Showing posts with label Colonial Women. Show all posts
Showing posts with label Colonial Women. Show all posts


The Mayflower

the ship Mayflower anchored in the harbor after arriving at Cape Cod, Massachusetts

Women on the Mayflower

Image: The Ship Mayflower in Plymouth Harbor
By William Halsall

The passengers on the ship Mayflower were the earliest permanent European settlers in New England. They were referred to as the "First Comers" and they lived in perilous times. With their religion oppressed by the British government and the Church of England, the small party of Separatists who comprised almost half of the passengers on the ship sought a life where they could practice their religion freely.

Freedom We Seek
On September 6, 1620, the ship Mayflower set off from Plymouth, England on its journey to the New World. There were 102 passengers, which included 41 English Separatists (who would become known as the Pilgrims), who were seeking a new life of religious freedom in America. The Separatists had obtained a Patent from the London Company, which indentured them into service for the Company for seven years after they arrived.

The Pilgrims

bronze statue dedicated to the young Pilgrim women on the Mayflower

Pilgrim Women at Plymouth Colony

Image: The Pilgrim Maiden Statue
Sculpted by Henry Hudson Kitson
Brewster Gardens, Plymouth, Massachusetts
Dedicated in 1924 to "those intrepid English women whose courage, fortitude and devotion brought a new nation into being."

In the first years of the 17th century, small numbers of English Puritans broke away from the Church of England and committed themselves to a life based on the Bible. Most of these Separatists were farmers, poorly educated and without social or political standing. The Separatists were persecuted in England, and many fled to Holland where their religious views were tolerated. They remained there for almost 12 years.


Abigail Adams Smith

Breast Cancer Awareness Month Biography

daughter of John and Abigail Adams, Nabby died of breast cancer in 1813

Daughter of John and Abigail Adams

October is recognized as National Breast Cancer Awareness Month. The primary purpose is to promote regular mammograms as the most effective way to save lives by detecting breast cancer at its early stages. Nabby Adams Smith (1765-1813), daughter of John and Abigail Adams, was diagnosed with breast cancer at the age of 45. Of course, she had none of the advantages we now have to help her fight the disease.

Abigail Amelia Adams Smith

Nabby was shy and somewhat withdrawn, but a striking woman, with long red hair, a round face, deep-blue eyes and a porcelain complexion. She commanded respect simply because of the quality of her mind and her unfailing dignity.


Susanna Farnham Clarke Copley

colonial woman

Wife of American Portrait Artist John Singleton Copley

Susannah Farnham Clarke was born on May 20, 1745, in Boston, Massachusetts, the daughter of Richard Clarke and Elizabeth Winslow, both of whom were of high social position. Richard had graduated from Harvard College in 1729, and became one of the most prominent merchants in Boston, later under the name of Richard Clarke & Sons. Elizabeth Winslow's ancestry goes back to Mary Chilton, who came from England on the Mayflower in 1620.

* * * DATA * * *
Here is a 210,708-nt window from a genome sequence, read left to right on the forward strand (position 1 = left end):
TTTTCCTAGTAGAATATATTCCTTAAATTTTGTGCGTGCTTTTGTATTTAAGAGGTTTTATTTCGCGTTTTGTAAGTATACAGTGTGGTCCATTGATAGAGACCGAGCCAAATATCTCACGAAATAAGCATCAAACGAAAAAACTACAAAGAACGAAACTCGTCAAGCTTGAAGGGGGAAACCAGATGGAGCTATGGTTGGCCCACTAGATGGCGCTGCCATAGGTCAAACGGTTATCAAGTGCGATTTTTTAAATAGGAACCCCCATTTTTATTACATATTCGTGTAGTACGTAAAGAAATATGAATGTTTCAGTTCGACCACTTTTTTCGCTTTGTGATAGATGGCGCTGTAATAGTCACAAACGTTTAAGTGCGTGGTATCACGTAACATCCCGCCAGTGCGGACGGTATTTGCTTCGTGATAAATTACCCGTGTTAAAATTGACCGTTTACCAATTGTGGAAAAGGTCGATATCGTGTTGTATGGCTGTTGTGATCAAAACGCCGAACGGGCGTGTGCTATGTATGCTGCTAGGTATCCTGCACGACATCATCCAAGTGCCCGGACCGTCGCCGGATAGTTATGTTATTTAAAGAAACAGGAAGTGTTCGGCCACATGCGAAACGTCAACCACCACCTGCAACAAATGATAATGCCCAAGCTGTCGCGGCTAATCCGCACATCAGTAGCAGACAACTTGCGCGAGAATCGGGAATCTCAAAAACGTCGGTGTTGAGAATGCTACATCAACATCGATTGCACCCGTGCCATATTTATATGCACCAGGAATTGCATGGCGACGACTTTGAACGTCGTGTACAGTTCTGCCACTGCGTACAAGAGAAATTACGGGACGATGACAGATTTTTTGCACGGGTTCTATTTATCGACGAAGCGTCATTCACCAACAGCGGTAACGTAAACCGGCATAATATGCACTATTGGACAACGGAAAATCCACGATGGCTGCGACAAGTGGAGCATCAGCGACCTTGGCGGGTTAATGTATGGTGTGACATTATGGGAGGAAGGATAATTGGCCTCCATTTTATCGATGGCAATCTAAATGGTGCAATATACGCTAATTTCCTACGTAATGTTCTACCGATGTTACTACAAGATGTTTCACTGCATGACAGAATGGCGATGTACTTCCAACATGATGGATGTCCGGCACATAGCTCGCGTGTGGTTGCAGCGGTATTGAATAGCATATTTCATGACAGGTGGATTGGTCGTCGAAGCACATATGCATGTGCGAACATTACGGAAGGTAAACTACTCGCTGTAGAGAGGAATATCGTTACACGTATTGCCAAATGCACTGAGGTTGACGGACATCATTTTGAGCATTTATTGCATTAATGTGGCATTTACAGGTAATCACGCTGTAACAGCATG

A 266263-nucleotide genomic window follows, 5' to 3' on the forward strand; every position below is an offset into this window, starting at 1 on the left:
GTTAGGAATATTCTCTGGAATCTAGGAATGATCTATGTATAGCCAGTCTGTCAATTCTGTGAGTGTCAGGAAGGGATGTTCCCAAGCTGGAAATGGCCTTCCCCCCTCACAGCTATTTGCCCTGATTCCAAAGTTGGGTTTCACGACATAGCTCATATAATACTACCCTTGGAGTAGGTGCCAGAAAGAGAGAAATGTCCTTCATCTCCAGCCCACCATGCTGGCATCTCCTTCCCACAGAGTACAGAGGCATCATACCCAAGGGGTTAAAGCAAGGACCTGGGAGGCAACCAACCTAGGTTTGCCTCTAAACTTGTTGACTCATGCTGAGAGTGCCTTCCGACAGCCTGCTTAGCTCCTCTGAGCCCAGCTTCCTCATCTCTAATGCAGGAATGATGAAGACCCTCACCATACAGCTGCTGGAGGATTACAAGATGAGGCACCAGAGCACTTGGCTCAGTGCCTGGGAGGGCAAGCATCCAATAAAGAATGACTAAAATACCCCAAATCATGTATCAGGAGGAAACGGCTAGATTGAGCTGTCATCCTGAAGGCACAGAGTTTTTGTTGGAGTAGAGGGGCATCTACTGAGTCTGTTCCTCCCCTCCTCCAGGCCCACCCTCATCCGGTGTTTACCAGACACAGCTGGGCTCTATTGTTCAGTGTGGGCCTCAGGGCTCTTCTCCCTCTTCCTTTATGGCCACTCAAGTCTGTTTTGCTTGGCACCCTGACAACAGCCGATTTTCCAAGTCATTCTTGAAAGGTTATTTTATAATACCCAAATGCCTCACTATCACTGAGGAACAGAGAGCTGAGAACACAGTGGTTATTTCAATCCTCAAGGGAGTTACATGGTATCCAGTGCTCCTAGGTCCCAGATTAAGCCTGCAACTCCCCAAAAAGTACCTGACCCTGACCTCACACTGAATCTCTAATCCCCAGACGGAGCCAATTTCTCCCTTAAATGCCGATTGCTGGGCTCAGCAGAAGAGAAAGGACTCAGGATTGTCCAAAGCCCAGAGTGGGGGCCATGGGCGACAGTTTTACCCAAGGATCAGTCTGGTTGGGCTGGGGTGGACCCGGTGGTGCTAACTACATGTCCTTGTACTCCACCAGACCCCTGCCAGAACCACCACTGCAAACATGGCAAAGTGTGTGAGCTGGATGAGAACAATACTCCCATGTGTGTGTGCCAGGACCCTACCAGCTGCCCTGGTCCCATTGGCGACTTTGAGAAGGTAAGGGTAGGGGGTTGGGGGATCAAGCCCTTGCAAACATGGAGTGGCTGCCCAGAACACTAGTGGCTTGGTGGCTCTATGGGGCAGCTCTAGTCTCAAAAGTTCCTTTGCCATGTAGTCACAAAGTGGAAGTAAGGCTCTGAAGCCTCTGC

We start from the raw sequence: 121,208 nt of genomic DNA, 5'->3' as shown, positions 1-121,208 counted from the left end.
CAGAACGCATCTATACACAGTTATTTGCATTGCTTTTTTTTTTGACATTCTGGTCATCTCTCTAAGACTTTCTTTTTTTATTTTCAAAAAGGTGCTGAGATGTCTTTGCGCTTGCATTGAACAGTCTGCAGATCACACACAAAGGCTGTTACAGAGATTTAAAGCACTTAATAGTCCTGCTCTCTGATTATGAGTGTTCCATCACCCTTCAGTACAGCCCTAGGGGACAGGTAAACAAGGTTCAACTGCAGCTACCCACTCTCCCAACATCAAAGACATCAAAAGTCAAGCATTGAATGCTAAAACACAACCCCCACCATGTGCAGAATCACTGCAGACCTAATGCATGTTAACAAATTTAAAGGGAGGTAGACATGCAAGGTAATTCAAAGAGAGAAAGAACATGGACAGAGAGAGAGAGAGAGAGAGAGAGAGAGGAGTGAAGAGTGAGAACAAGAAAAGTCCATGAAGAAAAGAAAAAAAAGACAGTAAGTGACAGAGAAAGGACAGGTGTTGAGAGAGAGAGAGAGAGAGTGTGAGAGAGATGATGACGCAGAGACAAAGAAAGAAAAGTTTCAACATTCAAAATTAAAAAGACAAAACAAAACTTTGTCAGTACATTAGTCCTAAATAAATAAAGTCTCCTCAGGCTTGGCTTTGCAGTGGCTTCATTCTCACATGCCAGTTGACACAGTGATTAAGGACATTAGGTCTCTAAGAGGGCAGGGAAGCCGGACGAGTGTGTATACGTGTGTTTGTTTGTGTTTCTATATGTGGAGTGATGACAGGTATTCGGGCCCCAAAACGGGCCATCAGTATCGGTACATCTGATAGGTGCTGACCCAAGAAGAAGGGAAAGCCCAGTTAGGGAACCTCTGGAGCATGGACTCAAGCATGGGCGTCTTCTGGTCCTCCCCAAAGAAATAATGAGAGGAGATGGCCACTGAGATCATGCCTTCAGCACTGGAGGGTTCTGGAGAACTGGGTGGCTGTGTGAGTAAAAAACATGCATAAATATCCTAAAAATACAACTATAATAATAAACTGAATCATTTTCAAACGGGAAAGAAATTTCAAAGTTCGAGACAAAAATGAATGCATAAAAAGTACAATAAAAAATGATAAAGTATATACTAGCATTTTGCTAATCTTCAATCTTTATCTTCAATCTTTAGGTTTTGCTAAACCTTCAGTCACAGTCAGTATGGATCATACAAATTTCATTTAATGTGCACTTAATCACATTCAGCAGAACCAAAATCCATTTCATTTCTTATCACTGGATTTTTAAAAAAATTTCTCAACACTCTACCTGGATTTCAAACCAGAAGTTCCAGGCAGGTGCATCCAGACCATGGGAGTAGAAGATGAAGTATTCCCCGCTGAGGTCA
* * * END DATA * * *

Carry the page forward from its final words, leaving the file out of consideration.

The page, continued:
John Singleton Copley was born July 26, 1738, son of humble Irish parents, Richard and Mary Singleton Copley, recent Irish immigrants, who lived in a very simple home and ran a tobacco shop on Long Wharf in Boston. Long Wharf was home to approximately 40% of colonial American shipping, and a center of trade, with exports such as lumber, beef, and furs, and imports such as textiles, glass, sugar, and rum.


Burning of the Gaspee

British ship burning

Early Incident in the American Revolution

Image: The Burning of the Gaspee
Painting by Charles DeWolfe Brownell

At the end of the Seven Years' War, following Britain’s decisive victory, several successive ministries implemented reforms in an attempt to achieve more effective administrative control and raise more revenue in the colonies. The revenue was necessary, Parliament believed, to bolster military and naval defensive positions along the borders of their far-flung empire, and to pay the crushing debt incurred in winning the war on behalf of those colonies.

The Newport, Rhode Island area has a long and interesting local history, and since 1741 the town's tradition has included the Newport Artillery Company, the oldest continuous commissioned military unit in the United States. The company was formed under the terms of a charter granted by King George II of England, and the formation of the company.


Eliza Lucas Pinckney

South Carolina indigo plant

Colonial South Carolina Woman

Eliza Lucas was born on the Caribbean island of Antigua in the West Indies in 1722, the daughter of Lieutenant-Colonel George Lucas of the British Army and his wife. She had two younger brothers and a younger sister. Eliza attended a finishing school in England where French, music, and other traditionally feminine subjects were stressed, but Eliza's favorite subject was botany.

In about 1738, the Lucas family migrated from Antigua to a farming area near Charleston, South Carolina, where Eliza's mother died soon thereafter. George Lucas bought several plantations, but he was soon recalled to Antigua, and Eliza was left to take care of her siblings and to manage his three plantations.


Mary Easty

witchcraft hanging

Salem Witch Trials

Image: The Salem Martyr 
By Thomas Slatterwhite Noble